Studies on Garcinia mangostana Linn as a therapeutic intervention in an immune-inflammatory model of schizophrenia
Schizophrenia is a life-long psychiatric disorder affecting 0.5-1% of the global population. This illness typically presents with severely debilitating clinical features in late adolescence, including positive, negative and cognitive symptoms. It is triggered in a multi-factorial manner by genetic, environmental and neurodevelopmental risk factors, contributing to the complexity of the disease. Prenatal factors are especially prominent in its aetiology, such as obstetric complications, substance abuse and prenatal maternal infection. Although the exact underlying mechanisms of schizophrenia remains unclear, oxidative stress and inflammation pathways have been implicated in its pathophysiology. Since currently-available treatment regimens for schizophrenia are notoriously inadequate for successful management of the clinical syndrome, novel strategies with regards to pharmacotherapy are urgently required. The utility of antioxidant treatment, especially from plant origin, holds substantial interest given the role of oxidative stress in schizophrenia. The pericarp of Garcinia mangostana Linn (GML) or mangosteen, an exotic fruit from Southeast Asia, contains numerous bioactive components including the dominant constituent α-mangostin (AM), that are known for their antioxidant and anti-inflammatory activity. Considering that prenatal inflammation have been associated with an increased susceptibility for schizophrenia, the maternal immune activation (MIA) animal model provides a valuable framework for exploring potential treatment strategies and underlying behavioural and biological deficits in schizophrenia. The rodent MIA model involves exposing a pregnant dam to an infectious agent during gestation to mimic prenatal infection, subsequently inducing a maternal immune response that alters normal neurodevelopment in the offspring and leading to behavioural abnormalities later in life. These altered behaviours bear a striking similarity to many of the positive, negative and cognitive symptoms of schizophrenia. This study aimed to assess the therapeutic effects of GML and AM, as stand-alone or adjunctive treatment to well-known antipsychotic, haloperidol (HAL), on behaviour and plasma and brain immune-inflammatory bio markers related to schizophrenia using a MIA animal model. Animals were bred and housed at the Vivarium of the North-West University (NWU) and all experiments were approved by the AnimCare animal research ethics committee of the NWU (Ethics approval number NWU-00376-16-A5). In the present study, prenatal immune activation was induced by exposing pregnant Sprague Dawley dams (n=18) to a bacterial endotoxin, lipopolysaccharide (LPS) (100 μg/kg) on gestational days 15 and 16. The male offspring from exposed dams were randomly divided into 6 treatment groups viz. vehicle; HAL (2 mg/kg); GML (50 mg/kg); HAL+GML; AM (20 mg/kg) and HAL+AM, consisting of ±12 rats per group. Control dams (n=3) and their offspring (n=8) were treated with vehicle. The offspring were treated via oral gavage with the respective drug treatments for 16 days from postnatal day (PND) 52 — 66. On the last two days of treatment, all groups were subjected to the following behavioural tests: (1) social interaction test (SIT) on day 12 of treatment; (2) prepulse inhibition (PPI) on day 13 of treatment (PND 63); (3) open field test (OFT) on day 14 of treatment (PND 64); (4) forced swim test (FST) on day 14 of treatment (PND 64). 36 hours after the last behavioural test, rats were euthanized by decapitation followed by the collection of trunk blood and brain tissue for peripheral and neurochemical analyses. Frontal cortical, hippocampal and striatal lipid peroxidation as well as plasma levels of pro-inflammatory cytokines, interleukin-6 (IL-6) and tumour necrosis factor-α (TNF-α), were measured. The MIA model elicited deficits in all behavioural paradigms studied, including reduced sensorimotor gating in the PPI test, increased locomotor activity in the OFT, depressive-like behaviour in the FST and an increase in social behaviour in the SIT. The MIA-induced deficits in %PPI were only successfully reversed by HAL and HAL+GML treatment. AM was the only treatment to significantly reduce MIA-induced locomotor hyperactivity. MIA-induced depressive-like behaviour was reversed by AM and GML alone and both in combination with HAL, with both combinations being more effective than HAL. Although HAL showed a trend towards antidepressant activity, this did not reach statistical significance. Concerning the SIT, prenatal LPS-challenged offspring showed an uncharacteristic increase in all social behaviours studied, a paradoxical finding when relating this to the well-known social deficits described in schizophrenia. Nevertheless, HAL+GML treatment reversed this finding, suggesting that further study in this regard is necessary. Elevated levels of lipid peroxidation markers were observed in the frontal cortex and striatum (but not hippocampus) of LPS exposed offspring, although only frontal cortical membrane damage was reversed by HAL and AM. Increased plasma concentrations of IL-6 and TNF-α in offspring of immune-compromised dams was reversed by GML, AM, HAL and combinations thereof, although no bolstering effect was observed with the latter. In conclusion, this study confirms that the MIA model is able to induce behavioural deficits akin to schizophrenia symptomology, except social interaction that needs further investigation, together with peripheral and central redox-inflammatory alterations in the offspring later in life. This suggests that prenatal inflammation may affect the normal process of neurodevelopment and result in increased susceptibility for developing schizophrenia during late adolescence. MIA-induced bio-behavioural alterations showed variable responses to treatment, with HAL, GML and AM, with depressive manifestations showing the best response to GML, AM and a bolstering of response when either are combined with HAL, while GML+AM presents with some benefit with respect to sensorimotor gating deficits. AM may be a more effective antioxidant than GML in vivo, although this does not imply improved therapeutic response. Overall, GML displayed superior effects over AM in combination with HAL and may be of clinical value as an adjunctive treatment to antipsychotic agents for improving the therapeutic outcome of schizophrenia.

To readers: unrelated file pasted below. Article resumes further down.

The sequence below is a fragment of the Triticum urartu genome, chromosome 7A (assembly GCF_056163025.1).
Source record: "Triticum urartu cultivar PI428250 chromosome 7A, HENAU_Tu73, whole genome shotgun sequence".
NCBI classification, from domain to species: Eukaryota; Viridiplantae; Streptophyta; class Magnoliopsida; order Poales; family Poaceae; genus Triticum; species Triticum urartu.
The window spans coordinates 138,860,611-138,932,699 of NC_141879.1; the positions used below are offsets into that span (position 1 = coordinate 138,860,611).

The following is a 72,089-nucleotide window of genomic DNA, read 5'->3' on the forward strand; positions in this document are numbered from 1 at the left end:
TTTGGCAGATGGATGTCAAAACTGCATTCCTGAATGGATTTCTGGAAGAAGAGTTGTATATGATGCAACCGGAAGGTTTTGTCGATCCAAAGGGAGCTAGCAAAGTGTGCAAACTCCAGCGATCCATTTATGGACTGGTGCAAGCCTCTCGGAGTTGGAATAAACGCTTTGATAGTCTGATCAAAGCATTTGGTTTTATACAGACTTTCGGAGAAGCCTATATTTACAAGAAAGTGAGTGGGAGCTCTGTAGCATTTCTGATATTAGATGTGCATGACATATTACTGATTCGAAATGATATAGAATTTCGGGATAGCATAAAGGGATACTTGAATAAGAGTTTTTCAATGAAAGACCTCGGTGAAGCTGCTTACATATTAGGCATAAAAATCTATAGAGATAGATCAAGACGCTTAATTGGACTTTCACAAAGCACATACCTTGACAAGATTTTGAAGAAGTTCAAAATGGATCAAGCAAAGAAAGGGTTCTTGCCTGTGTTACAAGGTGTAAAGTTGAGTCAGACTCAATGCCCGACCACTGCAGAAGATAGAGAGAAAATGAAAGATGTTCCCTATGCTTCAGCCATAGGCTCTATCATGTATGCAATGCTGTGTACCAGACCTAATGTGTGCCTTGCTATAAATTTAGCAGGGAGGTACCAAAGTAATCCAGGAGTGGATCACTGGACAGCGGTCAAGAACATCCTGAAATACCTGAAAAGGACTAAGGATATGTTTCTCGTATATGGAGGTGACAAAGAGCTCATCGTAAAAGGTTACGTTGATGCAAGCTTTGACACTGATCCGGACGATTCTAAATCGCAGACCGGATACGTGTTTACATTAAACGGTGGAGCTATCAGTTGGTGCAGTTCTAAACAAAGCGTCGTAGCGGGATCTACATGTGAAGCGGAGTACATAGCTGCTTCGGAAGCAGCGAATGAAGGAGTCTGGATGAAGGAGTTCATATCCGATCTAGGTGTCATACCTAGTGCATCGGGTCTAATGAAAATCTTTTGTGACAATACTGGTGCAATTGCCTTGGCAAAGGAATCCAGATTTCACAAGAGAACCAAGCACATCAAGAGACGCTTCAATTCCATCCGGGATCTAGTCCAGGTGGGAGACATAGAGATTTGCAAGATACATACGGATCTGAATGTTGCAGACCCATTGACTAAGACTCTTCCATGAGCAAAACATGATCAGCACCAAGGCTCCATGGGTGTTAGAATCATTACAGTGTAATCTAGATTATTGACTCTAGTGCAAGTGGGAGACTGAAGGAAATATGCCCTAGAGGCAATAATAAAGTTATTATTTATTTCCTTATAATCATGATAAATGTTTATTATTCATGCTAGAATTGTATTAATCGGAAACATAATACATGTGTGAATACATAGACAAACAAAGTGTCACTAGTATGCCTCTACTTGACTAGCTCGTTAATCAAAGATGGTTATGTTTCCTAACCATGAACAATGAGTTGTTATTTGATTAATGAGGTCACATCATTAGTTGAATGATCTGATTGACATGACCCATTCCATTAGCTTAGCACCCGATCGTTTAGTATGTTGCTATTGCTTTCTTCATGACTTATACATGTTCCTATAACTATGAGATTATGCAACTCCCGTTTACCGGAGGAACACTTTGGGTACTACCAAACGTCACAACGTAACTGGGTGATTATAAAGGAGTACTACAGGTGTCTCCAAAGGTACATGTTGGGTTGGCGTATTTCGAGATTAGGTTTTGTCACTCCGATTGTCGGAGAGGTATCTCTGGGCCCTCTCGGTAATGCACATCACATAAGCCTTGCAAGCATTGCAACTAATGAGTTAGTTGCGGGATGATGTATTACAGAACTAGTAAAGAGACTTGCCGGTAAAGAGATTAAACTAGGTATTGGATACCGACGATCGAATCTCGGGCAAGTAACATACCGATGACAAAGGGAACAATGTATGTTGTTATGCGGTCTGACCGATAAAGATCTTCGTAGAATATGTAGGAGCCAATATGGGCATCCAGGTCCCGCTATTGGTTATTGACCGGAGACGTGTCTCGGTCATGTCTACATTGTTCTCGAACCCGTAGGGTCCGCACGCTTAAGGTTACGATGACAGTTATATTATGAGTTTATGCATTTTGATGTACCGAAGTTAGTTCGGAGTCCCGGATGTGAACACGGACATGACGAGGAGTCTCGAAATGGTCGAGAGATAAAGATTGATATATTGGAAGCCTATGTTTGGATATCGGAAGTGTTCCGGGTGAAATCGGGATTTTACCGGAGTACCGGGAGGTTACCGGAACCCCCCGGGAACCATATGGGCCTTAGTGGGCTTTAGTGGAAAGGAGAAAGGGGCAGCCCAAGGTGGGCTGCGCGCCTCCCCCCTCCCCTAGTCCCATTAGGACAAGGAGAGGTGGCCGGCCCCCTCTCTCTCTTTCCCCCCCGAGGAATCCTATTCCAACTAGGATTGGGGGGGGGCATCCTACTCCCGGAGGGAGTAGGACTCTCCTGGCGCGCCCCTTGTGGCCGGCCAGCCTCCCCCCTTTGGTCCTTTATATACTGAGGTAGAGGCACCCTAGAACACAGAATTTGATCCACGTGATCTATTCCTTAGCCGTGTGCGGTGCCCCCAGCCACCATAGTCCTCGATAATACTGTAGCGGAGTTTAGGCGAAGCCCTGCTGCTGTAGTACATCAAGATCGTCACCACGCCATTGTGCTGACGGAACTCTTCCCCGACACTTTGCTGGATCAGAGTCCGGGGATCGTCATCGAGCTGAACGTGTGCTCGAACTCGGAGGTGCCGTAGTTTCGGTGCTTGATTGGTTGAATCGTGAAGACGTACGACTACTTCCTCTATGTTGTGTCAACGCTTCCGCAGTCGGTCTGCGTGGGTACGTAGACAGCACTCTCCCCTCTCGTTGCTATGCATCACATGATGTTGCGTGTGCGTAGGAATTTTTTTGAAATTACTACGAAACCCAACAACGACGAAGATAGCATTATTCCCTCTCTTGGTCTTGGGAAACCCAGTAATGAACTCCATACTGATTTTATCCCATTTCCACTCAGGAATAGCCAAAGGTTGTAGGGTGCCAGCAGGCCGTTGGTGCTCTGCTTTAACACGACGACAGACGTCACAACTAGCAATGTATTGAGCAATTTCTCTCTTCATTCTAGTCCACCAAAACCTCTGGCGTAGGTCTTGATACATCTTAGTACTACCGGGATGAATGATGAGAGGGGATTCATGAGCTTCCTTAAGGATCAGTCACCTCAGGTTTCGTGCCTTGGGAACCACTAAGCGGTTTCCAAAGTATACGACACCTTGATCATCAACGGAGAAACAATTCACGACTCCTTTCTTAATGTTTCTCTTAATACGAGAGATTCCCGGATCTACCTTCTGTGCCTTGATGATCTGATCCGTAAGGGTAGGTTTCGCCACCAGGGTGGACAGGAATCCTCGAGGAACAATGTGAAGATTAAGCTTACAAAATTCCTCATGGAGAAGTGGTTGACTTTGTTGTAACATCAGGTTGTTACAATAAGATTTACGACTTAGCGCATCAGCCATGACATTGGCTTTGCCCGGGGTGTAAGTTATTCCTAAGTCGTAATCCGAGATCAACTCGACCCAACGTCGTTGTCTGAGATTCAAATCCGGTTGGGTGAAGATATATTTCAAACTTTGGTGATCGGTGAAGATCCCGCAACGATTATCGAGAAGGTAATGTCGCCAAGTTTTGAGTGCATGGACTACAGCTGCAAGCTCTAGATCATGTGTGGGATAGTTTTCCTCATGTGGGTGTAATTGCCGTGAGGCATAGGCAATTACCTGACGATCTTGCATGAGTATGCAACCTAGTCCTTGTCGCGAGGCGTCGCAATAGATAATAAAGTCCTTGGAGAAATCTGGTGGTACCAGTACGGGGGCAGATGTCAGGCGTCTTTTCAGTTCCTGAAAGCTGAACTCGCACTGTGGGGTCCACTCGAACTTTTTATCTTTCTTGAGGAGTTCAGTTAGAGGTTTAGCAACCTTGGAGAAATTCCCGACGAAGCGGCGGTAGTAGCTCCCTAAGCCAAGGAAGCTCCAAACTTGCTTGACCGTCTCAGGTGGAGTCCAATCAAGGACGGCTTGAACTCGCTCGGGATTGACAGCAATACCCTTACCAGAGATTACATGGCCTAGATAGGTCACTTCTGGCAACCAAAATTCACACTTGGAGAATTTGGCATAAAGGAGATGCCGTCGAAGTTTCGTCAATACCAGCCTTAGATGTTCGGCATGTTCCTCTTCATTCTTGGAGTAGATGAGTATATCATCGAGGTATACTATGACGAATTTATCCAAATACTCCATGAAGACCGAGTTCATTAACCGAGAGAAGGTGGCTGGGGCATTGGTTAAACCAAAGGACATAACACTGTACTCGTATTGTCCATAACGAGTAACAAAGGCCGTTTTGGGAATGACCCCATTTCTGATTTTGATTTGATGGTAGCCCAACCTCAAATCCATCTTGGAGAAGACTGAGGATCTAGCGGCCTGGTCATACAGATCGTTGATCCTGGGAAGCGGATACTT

- Health Sciences